Is the future of warfare going to be fought by soldiers using bullets, bombs and missiles -- or by computer geeks hunched over a laptop?
Both, say experts in cyber conflict, in response to a recent article, titled "U.S. Admits to Cyber Attacks: The Future of Conflict," by security specialist Pierluigi Paganini, writing at Infosec Island.
Those experts take issue with Paganini's example of an official admission by the U.S. that it is involved in cyber attacks, noting that those conducted on a battlefield are different than covert operations outside of a war zone. They agree that cyber capabilities are going to be crucial in future conflicts, but will not displace conventional weapons.
Paganini cited a comment from Marine Lt. Gen. Richard P. Mills, speaking in Baltimore about the war in Afghanistan: "I can tell you that as a commander in Afghanistan in the year 2010, I was able to use my cyber operations against my adversary with great impact ... I was able to get inside his nets, infect his command-and-control, and in fact defend myself against his almost constant incursions to get inside my wire, to affect my operations," Mills said.
"It's the first time that a high official admitted these types of offensive operations take place in Afghanistan, despite that it is reasonable to imagine the involvement of cyber units," Paganini wrote.
Marc Zwillinger, an attorney with ZwillGen and a specialist in government and private roles in cyberwar, agrees that Mills's statement is an official acknowledgment of the use of cyber weapons in war.
"But I think there is a difference between acknowledging that cyber is a weapon in the arsenal in wartime and acknowledging covert actions like Stuxnet," he said. "In some ways, it's the difference between acknowledging that we use high-caliber munitions in battle, and acknowledging we have a covert assassination program."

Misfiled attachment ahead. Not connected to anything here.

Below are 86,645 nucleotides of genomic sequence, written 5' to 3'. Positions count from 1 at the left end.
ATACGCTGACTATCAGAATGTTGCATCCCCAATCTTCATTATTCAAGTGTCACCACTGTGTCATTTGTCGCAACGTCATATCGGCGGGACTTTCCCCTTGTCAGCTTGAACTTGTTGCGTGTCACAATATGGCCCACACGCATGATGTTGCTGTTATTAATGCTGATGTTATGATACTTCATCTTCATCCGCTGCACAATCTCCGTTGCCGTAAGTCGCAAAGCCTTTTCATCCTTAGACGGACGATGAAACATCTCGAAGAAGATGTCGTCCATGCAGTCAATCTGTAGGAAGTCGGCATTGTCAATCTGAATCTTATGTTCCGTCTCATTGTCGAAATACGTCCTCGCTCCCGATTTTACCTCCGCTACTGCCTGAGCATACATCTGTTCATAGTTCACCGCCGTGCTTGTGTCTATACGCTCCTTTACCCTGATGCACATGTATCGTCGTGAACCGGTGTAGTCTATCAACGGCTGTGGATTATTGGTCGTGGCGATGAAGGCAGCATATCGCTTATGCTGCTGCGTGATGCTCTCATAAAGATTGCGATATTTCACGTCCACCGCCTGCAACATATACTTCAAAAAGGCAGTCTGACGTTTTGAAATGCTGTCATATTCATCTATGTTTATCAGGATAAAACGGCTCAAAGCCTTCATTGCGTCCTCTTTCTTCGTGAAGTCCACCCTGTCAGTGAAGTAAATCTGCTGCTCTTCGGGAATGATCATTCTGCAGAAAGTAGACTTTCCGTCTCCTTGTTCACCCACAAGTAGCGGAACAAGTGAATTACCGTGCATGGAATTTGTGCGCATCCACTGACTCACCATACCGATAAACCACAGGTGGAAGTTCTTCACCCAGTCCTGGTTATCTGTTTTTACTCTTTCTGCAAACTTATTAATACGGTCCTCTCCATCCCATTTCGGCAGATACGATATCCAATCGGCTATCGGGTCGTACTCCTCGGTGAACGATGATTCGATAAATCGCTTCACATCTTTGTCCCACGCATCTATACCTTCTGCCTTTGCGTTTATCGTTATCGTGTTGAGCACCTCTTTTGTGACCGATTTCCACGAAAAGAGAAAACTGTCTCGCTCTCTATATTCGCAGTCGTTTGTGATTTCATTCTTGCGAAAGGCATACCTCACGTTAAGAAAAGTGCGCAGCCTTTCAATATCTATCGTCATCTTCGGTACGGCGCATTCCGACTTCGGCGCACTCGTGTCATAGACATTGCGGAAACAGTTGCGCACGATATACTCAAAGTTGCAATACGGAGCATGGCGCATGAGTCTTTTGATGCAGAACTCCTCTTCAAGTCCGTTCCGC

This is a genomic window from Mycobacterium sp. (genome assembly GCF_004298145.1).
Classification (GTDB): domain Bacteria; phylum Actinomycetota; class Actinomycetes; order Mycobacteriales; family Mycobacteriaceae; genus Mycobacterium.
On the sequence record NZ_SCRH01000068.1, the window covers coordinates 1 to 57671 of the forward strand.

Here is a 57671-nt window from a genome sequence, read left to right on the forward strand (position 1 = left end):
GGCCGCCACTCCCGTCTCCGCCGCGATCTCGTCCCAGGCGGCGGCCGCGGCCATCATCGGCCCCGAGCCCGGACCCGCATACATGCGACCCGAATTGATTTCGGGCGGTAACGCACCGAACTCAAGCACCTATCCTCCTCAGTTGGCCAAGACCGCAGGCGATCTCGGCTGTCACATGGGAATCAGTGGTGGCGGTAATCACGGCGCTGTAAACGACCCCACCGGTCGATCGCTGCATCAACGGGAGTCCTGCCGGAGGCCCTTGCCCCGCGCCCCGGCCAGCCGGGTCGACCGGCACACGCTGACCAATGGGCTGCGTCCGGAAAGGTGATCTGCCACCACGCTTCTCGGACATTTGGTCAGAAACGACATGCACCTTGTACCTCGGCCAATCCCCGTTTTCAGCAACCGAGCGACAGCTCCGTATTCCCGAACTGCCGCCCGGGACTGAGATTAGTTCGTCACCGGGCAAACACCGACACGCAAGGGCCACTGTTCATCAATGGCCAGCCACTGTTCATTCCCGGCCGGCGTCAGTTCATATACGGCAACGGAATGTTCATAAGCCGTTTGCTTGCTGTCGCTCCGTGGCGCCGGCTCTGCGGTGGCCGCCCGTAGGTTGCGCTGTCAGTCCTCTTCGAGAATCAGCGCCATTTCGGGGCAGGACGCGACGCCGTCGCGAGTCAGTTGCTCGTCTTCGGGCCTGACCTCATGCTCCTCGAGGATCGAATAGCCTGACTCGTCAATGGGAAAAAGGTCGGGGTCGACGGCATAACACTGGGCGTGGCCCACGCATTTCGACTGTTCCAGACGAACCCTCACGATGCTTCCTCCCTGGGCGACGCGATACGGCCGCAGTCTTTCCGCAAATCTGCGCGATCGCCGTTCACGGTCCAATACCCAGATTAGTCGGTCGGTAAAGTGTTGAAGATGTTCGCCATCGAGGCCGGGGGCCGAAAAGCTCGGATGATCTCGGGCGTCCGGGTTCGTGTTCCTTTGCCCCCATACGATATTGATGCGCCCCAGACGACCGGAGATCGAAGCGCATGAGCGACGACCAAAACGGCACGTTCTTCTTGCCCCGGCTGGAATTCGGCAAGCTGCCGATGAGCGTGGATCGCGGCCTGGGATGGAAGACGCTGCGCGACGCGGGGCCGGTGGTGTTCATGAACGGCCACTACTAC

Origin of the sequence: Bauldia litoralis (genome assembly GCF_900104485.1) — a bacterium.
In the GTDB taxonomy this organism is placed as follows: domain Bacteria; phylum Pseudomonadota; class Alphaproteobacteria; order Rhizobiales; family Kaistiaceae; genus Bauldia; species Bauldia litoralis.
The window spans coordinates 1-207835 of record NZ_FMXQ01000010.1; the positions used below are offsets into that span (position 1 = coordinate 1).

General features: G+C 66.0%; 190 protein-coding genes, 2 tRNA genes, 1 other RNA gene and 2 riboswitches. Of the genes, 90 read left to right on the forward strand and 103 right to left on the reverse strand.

Paul Rosenzweig, founder of Red Branch Law & Consulting and a former deputy assistant secretary for policy in the Department of Homeland Security, said there is not only a qualitative difference, but a legal one as well.
"It's the difference between Title 10 actions by the military and Title 50 actions by the CIA. In practice, they may use the same tools, but the tools about who, what, when, where and how are completely different," he said, adding that the U.S. has been using cyber weapons on battlefields, "at least since Kosovo."
Of course, as is the case with any relatively new weapons system, there are questions about rules and about effectiveness. "Today there isn't a legal and official definition for cyber weapons under the law perspective, and every government is working hard to develop its own arsenal eluding any kind of penalties for cyber operations," Paganini wrote.
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